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Store screenshots of your web app in Git (glebm.com)
44 points by glebm on Aug 23, 2013 | hide | past | favorite | 18 comments

Do not do this. This goes in the bucket of ideas-that-sound-good-but-aren't. If screen diffing is how you want to test your program, you should use / write an independent program to do so.

That said, there are some serious problems to using screen diffing. First, it requires manual testing. You will need a pair of human eyes to determine if a change is breaking or not. Second, there are a lot of false positives that make testing slow. When a few pixels are moved on the page, is it okay? Third, there's a _LOT_ of data you will need to look at before you can be confident about the diffs. You will need to do a screen shot for each page for each resolution for each git commit.

The signal to noise ratio is very low for screen diffing. You would be MUCH better served by using (in the case of web apps) Selenium web driver tests to make sure your page works. As a bonus, with automated tests you can use git bisect to quickly find the offending commit!

Do you know of any Selenium-based projects (preferably OSS) that already do this...? It does seem useful.

Yeah, we wrote Huxley to mitigate many of the GP's issues with UI testing by making it automatable and easy to bring up to date. http://github.com/facebook/huxley.

I think this is a great idea; it's what we do at Instagram and we use Huxley[0] to generate these screenshots. Keeping a set of "golden" screen shots and being able to view their history over time is awesome.

[0] http://github.com/facebook/huxley

Wow, Huxley looks awesome for folks using Selenium! Looks like it can work with a list like in my article, but it can also record every click in a Selenium test. I also like the idea of including RMS distance in the diff -- makes milestone changes apparent without looking at each image. Thanks

This is a good point. Screenshots are a nice visual way of being able to determine where something broke.

It's worth noting that this is also something Selenium does, so you could just add the screenshots from that layer of integration testing to version control and require these tests be done at each commit or merge. To justinjlynn's point, you should have a separate repo for this due to some of Git's struggles with extremely large blobs.

Just a helpful hint, in terms of authorship: "Cut out all those exclamation points. An exclamation point is like laughing at your own jokes." —F. Scott Fitzgerald

Thanks for the tip. I have added a note about storing this in a git submodule to the post.

This could make for some huge git repositories, storing largish binary files in git is a real trap for young players.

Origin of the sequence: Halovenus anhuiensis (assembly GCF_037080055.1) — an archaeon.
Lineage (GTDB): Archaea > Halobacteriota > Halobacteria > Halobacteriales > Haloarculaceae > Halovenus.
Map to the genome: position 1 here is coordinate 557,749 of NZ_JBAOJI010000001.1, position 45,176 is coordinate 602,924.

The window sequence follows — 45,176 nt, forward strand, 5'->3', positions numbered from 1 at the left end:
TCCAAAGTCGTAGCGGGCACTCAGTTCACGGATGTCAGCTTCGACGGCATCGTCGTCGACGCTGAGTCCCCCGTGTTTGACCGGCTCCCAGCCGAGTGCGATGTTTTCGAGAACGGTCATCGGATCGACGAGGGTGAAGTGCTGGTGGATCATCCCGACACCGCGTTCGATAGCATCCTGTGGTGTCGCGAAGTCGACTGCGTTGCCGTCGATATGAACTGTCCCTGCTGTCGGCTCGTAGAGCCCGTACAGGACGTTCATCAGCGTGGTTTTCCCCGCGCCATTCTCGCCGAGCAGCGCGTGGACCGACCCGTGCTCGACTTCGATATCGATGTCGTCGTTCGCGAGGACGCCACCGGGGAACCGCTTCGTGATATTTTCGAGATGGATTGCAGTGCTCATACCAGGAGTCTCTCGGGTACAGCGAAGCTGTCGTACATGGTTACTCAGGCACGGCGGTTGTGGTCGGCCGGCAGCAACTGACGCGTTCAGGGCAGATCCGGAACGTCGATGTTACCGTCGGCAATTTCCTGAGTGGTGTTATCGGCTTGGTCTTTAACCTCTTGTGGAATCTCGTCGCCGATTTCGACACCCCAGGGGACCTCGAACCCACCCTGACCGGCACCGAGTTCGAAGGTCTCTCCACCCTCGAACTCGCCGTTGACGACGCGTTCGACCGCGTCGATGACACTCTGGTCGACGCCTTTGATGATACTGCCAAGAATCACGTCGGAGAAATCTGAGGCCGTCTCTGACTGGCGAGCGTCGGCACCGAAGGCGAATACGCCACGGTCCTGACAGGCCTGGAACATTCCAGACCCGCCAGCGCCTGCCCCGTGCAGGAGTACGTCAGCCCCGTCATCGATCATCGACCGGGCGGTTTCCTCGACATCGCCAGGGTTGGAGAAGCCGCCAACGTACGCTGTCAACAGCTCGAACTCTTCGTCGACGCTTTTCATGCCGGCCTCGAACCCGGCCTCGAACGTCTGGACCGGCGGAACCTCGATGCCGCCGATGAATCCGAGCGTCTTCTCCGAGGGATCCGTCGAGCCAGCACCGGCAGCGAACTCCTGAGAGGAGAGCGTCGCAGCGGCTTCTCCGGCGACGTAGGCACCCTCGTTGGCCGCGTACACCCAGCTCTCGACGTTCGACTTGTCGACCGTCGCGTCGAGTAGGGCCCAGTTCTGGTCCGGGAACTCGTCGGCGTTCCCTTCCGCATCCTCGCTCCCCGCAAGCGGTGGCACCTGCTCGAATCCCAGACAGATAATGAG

I wonder if you could set up a parallel git-repo that is kept in sync when the master repo via scripting. This way you don't mix the work product that changed (code) and the results of those changes. (screenshots)

Alternatively, it would be cool if you could keep a repo with copies of every working version of the end software product such as abinary file or live website. e.g. chrome checkout <commit-hash>

Right, this could grow quickly over a few months at which point you would need to script filter-branch to rewrite older commits with spec/screenshots in a submodule.

In general, filter-branch should be avoided rather than part of a long-term plan. It can cause all kinds of havoc as soon as you move beyond a handful of collaborators.

I wonder if there would be some way to host the images externally (imgur, for example) and have a git hook to add the image links to a file that is version controlled. Depending on the markup, GitHub could pull the images in.

This is a good idea for a gem or SAAS. I generate screenshots on the CI server for one of my projects and put them into a dropbox subfolder per commit hash too.

Does Git have any advantages to store non-textual data? Does it have optimization for storage, access and version control?

All submodule updates will be reflected in the parent log. The screenshots are tied to commits, so you get per-shot history, diffs and know which commits changed which files. Git would not be more efficient at storing most compressed image formats than the filesystem.

Awesome idea. What's a good non-github way of rendering image diffs?

GitLab has basic support for image diffs since v3.1 http://blog.gitlab.org/images/3_1/3.png

Only slightly serious: You could generate a looping GIF of the two images with Imagemagick and let your eyes do the "hard" work of detecting any movement.

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